Many times differentiation comes from looking at things in new dimensions. Our MBA-like analytical minds sometimes divide the world into the most obvious categories, but we miss the opportunity to put a different twist on things. When I first met the marketing executives at Southwest Airlines, I asked them, “how are your customers different from the people who fly American?” I expected I might hear that they were higher income or lower, younger or older. Instead, the marketers told me their customers were different in their attitudes. On American, the business customers were likely to get on the plane, tighten their ties, and open their laptops. On Southwest, the business flyers were likely to take off their ties, put the laptop under the seat in front of them, pop open a beer, and laugh along with their fellow passengers at the flight attendants’ jokes.
The bigger your market, the greater your opportunity for specialization. If you build cars, you can find a spot like safety or speed. If you sell groceries, you can be a convenience store or a hypermarket, you can be famous for your produce or your bakery. If you are Coke or Pepsi, even a 35% market share means a lot of money. If, on the other hand, you are in the thermometer business or the rubber band business, you have more limited choices of strategy. But you still have choices.
The godfathers of the importance of differentiation are two guys named Al Ries and Jack Trout. Twenty years ago they wrote a book Positioning: The Battle for Your Mind. Last year they issued a 20th anniversary edition. They have written many other books which extend and apply their principles. While I have seen a lot of marketing books, I am not convinced you need to read many beyond these. Ries and Trout’s bottom line is that you should try to own a word in the customer’s mind – “safety” at Volvo, “overnight” at Federal Express. I reckon if you are the best dry cleaner in the Bitterroot Valley, you may have to own a phrase rather than a word, but the principle remains the same.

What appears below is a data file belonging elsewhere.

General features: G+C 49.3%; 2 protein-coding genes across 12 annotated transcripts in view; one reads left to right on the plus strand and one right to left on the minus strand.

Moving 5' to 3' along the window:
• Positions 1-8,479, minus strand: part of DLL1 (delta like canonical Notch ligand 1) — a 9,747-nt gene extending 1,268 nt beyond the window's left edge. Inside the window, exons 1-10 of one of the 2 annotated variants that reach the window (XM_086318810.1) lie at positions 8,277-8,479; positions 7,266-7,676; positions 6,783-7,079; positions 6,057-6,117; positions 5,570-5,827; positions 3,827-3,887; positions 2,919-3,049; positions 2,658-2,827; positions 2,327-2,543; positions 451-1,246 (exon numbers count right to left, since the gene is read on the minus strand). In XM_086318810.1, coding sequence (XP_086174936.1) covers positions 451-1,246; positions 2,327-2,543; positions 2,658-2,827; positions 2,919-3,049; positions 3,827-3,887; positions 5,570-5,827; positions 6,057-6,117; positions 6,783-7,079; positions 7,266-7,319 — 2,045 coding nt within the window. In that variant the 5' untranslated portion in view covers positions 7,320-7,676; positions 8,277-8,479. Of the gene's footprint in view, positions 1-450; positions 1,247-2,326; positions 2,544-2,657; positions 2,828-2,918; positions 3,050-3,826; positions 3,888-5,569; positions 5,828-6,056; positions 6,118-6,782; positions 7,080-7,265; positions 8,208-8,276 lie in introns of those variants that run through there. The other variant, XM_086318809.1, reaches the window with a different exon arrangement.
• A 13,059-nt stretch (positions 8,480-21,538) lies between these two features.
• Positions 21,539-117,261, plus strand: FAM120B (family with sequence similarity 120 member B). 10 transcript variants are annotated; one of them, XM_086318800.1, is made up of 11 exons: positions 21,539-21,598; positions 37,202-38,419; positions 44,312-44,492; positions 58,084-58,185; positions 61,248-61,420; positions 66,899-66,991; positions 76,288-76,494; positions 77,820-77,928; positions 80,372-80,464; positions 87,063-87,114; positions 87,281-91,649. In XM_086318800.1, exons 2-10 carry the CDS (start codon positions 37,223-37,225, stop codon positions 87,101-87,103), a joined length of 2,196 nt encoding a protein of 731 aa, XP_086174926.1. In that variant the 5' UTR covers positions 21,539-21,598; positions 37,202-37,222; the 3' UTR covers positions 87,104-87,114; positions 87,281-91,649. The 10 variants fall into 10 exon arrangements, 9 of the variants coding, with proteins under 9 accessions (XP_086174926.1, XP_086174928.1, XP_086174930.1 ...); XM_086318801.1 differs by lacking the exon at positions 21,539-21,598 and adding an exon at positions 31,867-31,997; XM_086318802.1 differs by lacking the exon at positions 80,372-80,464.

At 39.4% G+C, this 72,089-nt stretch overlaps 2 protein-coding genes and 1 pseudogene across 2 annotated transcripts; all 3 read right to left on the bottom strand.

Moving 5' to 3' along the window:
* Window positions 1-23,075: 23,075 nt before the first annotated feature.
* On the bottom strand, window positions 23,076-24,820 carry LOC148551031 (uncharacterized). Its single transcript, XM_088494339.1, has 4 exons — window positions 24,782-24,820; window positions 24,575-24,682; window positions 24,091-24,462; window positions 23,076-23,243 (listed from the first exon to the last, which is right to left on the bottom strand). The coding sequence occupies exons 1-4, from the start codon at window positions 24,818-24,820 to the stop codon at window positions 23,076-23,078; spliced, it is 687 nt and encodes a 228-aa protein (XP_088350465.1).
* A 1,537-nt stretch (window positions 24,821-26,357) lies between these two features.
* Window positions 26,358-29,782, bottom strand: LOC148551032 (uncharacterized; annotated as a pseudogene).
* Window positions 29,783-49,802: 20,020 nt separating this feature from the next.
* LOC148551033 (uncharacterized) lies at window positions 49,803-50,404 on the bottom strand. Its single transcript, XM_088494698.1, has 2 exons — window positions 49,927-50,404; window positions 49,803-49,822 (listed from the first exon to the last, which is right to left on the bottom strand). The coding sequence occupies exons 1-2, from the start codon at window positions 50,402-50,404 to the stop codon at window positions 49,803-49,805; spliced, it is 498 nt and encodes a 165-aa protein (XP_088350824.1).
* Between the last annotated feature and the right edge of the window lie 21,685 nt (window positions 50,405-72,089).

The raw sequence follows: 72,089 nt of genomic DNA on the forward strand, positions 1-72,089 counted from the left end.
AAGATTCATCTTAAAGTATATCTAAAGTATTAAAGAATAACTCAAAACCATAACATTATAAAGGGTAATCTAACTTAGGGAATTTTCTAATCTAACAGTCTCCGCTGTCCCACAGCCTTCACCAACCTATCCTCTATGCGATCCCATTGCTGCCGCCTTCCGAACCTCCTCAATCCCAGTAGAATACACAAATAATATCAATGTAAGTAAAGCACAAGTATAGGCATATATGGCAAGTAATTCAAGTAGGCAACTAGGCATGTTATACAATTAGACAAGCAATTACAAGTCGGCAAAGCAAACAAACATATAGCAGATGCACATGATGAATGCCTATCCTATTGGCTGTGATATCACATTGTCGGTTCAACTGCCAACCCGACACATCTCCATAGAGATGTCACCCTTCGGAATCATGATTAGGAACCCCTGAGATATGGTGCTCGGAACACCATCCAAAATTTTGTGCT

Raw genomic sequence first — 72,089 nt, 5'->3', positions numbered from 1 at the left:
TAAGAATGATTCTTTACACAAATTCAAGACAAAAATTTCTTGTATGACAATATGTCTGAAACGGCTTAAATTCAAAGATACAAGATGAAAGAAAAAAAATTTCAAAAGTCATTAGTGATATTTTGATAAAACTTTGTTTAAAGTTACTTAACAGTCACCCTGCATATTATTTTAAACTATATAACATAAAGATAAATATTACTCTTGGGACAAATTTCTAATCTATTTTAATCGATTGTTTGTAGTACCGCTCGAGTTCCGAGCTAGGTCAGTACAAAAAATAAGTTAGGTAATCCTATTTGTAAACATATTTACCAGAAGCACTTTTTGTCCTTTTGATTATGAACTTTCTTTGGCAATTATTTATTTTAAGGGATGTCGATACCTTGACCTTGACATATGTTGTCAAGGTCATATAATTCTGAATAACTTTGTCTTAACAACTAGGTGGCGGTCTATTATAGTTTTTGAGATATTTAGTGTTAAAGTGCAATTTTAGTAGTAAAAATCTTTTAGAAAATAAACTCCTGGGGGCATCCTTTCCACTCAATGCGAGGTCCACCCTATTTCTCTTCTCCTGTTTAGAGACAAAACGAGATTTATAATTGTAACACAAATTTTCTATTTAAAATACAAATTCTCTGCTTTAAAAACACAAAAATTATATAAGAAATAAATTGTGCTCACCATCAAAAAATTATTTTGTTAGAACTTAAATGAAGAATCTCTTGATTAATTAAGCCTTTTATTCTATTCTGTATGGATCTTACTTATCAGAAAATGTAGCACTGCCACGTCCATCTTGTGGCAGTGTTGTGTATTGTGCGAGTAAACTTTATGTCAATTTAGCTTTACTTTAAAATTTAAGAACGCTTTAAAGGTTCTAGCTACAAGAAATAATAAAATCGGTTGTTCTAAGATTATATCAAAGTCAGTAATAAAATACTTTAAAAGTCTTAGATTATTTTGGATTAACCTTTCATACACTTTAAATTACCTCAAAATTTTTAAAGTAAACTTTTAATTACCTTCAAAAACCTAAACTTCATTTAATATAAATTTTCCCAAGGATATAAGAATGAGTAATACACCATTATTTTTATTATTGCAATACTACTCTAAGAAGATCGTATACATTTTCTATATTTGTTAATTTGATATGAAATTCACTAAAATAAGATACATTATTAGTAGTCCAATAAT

It is also important to understand that each enterprise has a personality. Once more I turn to Southwest Airlines, about which a great deal has been written. One of the most common themes is that the company has a lot of fun. Some enterprises take this as a key ingredient and try to copy it. Like Southwest, they start sending out birthday cards. Maybe like Southwest, they tell more jokes. I can just see a big insurance company telling all their employees, “you have to tell a joke every morning or you’re fired.” What people miss is that part of Southwest’s personality is it orneriness and its “unprofessionalism.” Sending birthday cards and telling jokes in mid-flight fit perfectly. But they might not fit your enterprise. I, for one, hope that Hewlett Packard stays closer to a bunch of nerdy engineers than that they start laughing all the time. I hope Anheuser Busch remains deadly serious about “the Brewers’ Art.”
On the atrium floor at the headquarters of ad agency GSD&M are the words that define the company’s character: community, integrity, restlessness, freedom and responsibility, curiosity, and winning. Always remember that human enterprises have human attributes. Is your city feisty? Is your magazine opinionated? Is your college immaculate? Is your endeavor gifted?
As you know from earlier chapters, I believe that one of the most important ways that major retailers have recognized the entry of women into the workforce, and their time constraints, is by staying open nights and weekends. I give my retail friends a hard time for “being in the dark ages” if they are not open Sunday. Imagine my shock when I entered a brand-new, high-investment Chik-Fil-A fast food restaurant only to find prominent signs declaring “we are not open Sunday and never will be.” At first, I just thought they were idiots. But as I read their philosophy – which they went to great pains to explain – I came to understand that this was a fundamentally religious company. The company and its people did not believe in being open Sunday. This policy may cost this company millions of dollars in lost revenue. But it coherently fits with their own unique view of themselves. If they can make their business work (economically) in 6 days, more power to them. Likewise, Target walked away from millions of dollars when they dropped Playboy years ago as part of their self-definition as a family store. (As a bookseller, I had to defend our stores’ rights to sell Playboy in the face of censorship. I did the right thing, and so did Target. Our customers were different, as were our visions.)